Posts Tagged ‘ Oprah ’

Best Books of 2013 Roundup: Oprah, The New York Times, Publisher’s Weekly–See Who’s List You Like Best

Tuesday, December 10th, 2013

What were your favorite reads of 2013? I’ll list my Parents picks in the next few days, but today I’ve been having fun with are everyone else’s. Other editors and reviewers from Oprah and The New York Times don’t agree on many of the Best Books of 2013, as you’ll see below. Publisher’s Weekly culled through 9,000 reviews (15 I wrote myself) to come up with their choices–most I haven’t even heard of. So what should you read? I’m thinking about The Flamethrowers by Rachel Kushner which showed up twice–so did Good Lord Bird. The Interestings gets one nod, and that’s one I loved it this summer.

So stop what you’re doing–work and watching kids can wait. Take time to peruse these awesome reading choices below. I’m sending this list to my book club. (Hi girls!) We need a great new read to ring in 2014.

Oprah’s 10 Best Books of 2013


1.The Isle of Youth
By Laura van den Berg
The gist: A quirky story collection filled with unique and strong female protagonists.

2. Country Girl: A Memoir
By Edna O’Brien
The gist: A memoir by one of Ireland’s most famous fiction writers that has been compared to Angela’s Ashes.

3. The Signature of All Things
By Elizabeth Gilbert
The gist: This one about a strong 19th Century botanist proves that the Eat, Pray, Love writer is at the top of her game. Gilbert makes moss a fascinating subject, I hear.

4. Vampires in the Lemon Grove
By Karen Russell
The gist: This hugely creative collection of short stories–one about a vampire who’s afraid to fly and another about U.S. presidents reincarnated about horses–proves that the author of Swamplandia has staying power.

5. The Flamethrowers
By Rachel Kushner
The gist: The award-winning saga of an electric young woman’s full-throttle pursuit of love amid the class war and cultural upheaval of the late ’70s.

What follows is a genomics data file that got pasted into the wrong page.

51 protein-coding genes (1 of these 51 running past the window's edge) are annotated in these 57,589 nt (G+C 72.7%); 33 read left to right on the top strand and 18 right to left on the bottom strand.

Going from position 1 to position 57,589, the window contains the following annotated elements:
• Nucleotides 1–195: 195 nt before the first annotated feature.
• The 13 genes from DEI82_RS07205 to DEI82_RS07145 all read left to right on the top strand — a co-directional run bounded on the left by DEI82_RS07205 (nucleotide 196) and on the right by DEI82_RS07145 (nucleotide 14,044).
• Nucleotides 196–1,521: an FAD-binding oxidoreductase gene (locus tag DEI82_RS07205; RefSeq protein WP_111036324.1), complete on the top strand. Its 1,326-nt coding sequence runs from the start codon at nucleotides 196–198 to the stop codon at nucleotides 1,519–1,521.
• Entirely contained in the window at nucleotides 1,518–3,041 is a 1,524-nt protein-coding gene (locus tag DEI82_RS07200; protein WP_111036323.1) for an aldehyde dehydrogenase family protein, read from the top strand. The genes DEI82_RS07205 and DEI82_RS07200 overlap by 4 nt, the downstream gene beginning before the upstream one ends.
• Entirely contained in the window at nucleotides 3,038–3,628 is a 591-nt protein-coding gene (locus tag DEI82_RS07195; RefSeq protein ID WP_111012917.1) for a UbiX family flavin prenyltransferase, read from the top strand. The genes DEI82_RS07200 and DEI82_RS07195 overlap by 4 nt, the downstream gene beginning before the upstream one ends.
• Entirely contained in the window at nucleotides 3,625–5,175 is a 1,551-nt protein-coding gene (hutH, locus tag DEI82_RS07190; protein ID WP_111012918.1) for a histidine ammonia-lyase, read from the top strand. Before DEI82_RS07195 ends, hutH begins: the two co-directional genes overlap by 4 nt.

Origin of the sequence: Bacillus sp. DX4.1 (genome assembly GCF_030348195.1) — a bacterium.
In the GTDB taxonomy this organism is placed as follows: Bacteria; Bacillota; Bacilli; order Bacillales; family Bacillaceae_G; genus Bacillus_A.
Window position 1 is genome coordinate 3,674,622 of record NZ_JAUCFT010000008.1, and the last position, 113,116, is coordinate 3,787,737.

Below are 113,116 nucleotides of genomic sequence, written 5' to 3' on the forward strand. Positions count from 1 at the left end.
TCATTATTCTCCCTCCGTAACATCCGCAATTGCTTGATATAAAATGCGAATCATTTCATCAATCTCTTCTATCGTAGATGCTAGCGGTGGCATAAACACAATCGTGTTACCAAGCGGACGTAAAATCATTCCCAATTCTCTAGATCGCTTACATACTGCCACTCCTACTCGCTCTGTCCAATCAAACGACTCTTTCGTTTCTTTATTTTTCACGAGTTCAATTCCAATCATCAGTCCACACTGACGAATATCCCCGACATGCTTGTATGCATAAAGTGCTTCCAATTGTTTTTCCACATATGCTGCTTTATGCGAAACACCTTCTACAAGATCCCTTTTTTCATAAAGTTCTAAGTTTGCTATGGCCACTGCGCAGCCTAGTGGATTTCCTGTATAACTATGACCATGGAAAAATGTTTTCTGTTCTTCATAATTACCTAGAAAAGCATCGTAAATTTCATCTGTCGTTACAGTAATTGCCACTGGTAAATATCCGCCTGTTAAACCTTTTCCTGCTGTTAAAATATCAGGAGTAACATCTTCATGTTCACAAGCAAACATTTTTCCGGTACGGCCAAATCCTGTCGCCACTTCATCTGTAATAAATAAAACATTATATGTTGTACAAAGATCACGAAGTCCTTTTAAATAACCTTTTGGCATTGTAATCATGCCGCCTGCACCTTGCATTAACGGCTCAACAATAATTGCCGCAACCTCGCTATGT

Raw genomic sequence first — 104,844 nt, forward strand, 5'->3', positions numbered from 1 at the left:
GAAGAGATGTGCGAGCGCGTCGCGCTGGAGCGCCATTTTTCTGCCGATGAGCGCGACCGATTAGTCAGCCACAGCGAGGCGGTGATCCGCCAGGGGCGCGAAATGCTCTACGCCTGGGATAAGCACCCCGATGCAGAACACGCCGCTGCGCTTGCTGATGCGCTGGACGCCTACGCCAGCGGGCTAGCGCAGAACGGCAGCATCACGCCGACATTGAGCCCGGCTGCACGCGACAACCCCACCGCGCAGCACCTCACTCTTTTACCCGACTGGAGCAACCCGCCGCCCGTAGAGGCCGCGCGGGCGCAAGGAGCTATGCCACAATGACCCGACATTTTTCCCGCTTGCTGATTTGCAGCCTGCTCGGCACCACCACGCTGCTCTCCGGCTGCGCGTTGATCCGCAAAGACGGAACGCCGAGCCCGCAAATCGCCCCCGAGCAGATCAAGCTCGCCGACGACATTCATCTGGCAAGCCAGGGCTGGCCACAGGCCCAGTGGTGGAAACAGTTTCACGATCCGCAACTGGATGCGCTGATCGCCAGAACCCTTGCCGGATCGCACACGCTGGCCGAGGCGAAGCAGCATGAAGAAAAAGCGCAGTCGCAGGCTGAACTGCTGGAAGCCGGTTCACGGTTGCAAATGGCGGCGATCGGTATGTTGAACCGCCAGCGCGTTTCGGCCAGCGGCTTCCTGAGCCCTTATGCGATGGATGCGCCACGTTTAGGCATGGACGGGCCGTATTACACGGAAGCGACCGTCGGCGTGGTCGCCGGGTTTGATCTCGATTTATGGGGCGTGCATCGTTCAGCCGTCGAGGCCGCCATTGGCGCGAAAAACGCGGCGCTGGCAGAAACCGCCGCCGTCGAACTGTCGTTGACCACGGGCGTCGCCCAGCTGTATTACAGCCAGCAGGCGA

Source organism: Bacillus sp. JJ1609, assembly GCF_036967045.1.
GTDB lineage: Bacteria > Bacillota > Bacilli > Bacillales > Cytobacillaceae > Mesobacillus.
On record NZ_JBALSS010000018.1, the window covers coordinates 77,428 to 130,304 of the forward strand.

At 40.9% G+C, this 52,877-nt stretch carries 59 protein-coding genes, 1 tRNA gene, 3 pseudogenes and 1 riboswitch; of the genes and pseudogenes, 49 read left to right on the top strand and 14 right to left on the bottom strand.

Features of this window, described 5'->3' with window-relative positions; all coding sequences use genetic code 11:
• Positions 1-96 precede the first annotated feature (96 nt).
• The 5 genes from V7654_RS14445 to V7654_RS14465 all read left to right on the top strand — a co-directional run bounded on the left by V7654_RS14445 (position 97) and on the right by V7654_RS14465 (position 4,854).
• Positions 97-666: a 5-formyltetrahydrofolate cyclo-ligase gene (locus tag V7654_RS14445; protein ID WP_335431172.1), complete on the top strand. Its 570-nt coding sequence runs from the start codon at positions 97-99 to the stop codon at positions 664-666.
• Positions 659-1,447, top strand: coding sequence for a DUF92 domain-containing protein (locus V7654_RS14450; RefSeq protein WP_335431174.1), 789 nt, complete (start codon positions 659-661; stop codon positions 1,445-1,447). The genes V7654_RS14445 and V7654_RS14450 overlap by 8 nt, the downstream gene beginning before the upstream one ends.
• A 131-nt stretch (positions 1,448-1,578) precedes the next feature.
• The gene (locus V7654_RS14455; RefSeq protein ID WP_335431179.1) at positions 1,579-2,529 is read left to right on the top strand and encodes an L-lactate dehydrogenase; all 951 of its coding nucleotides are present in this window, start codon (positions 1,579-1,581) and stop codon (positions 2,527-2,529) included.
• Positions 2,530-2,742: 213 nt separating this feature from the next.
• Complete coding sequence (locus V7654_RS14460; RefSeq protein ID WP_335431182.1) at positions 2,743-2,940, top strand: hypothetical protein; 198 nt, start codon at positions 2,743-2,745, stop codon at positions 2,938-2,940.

6. The Good Lord Bird
By James McBride
The gist: A slave boy and abolitionist John Brown change the course of American history in this novel that is inspired by real events.

7. The Interestings
By Meg Wolitzer
The gist: Through well-tuned drama and compassionate humor, Wolitzer chronicles the living organism that is friendship, and arcs it over the course of more than 30 years.

8. The Cuckoo’s Calling
By Robert Galbraith
The gist: A book for mystery lovers by J.K. Rowling.

9. Dog Songs
By Mary Oliver
The gist: This Pulitzer Prize-winning author’s combo of woman’s best friend and poetry is irresistible.

10. The Woman Who Lost Her Soul
By Bob Shacochis
The gist: What is the legacy of war—and how long does it last—are the questions behind this brilliant and gripping novel.

Publisher’s Weekly Best Books (gathered in no particular order)

 

1. See of Hooks
By Lindsay Hill
The gist: “Pure reading pleasure on every single page, not to mention a wallop of pathos.”

2. Going Clear: Scientology, Hollywood & the Prison of Belief
By Lawrence Wright
The gist: Wright’s prodigiously researched investigation of Scientology does what good reporting ought to do: examine something in search of truth, lay out the findings, and let conclusions be drawn.

3. Dirty Wars: The World is a Battlefield
By Jeremy Scahill
The gist: The Nation’s national security correspondent surgically exposes how the War on Terror is actually conducted: secret prisons, torture, extralegal assassinations, drone surveillance and warfare, gamesmanship with corrupt regimes. 

4. Men We Reaped
By Jesmyn Ward
The gist: Critically acclaimed novelist Ward (Salvage the Bones) bravely enters nonfiction terrain in this starkly honest and deeply tragic account of the deaths of five important men in her life.

5. People in the Trees
By Hanya Yanagihara
The gist: In this novel, a ccientist who, after graduating Harvard medical school in the 1940s, travels to a remote Pacific island chain where he may or may not have stumbled upon the key to immortality.

6. Lost Girls: An Unsolved American Mystery
By Robert Kolker
The gist: “Even hardened true crime readers will be haunted by New York magazine contributing editor Kolker’s provocative tale of five young escorts who became linked by the tragic circumstances of their disappearances, and the discovery of their remains on Long Island’s Oak Beach.”

7. Miss Anne in Harlem
By Carla Kaplan
The gist: In this beautifully written, empathetic, and valuable addition to the history of the Harlem Renaissance, scholar Kaplan (Zora Neale Hurston: A Life in Letters) presents the untold story of six notable white women (including Fannie Hurst and Nancy Cunard, members of a larger group known collectively as “Miss Anne”) who embraced black culture—and life—in Harlem in the 1920s and ’30s.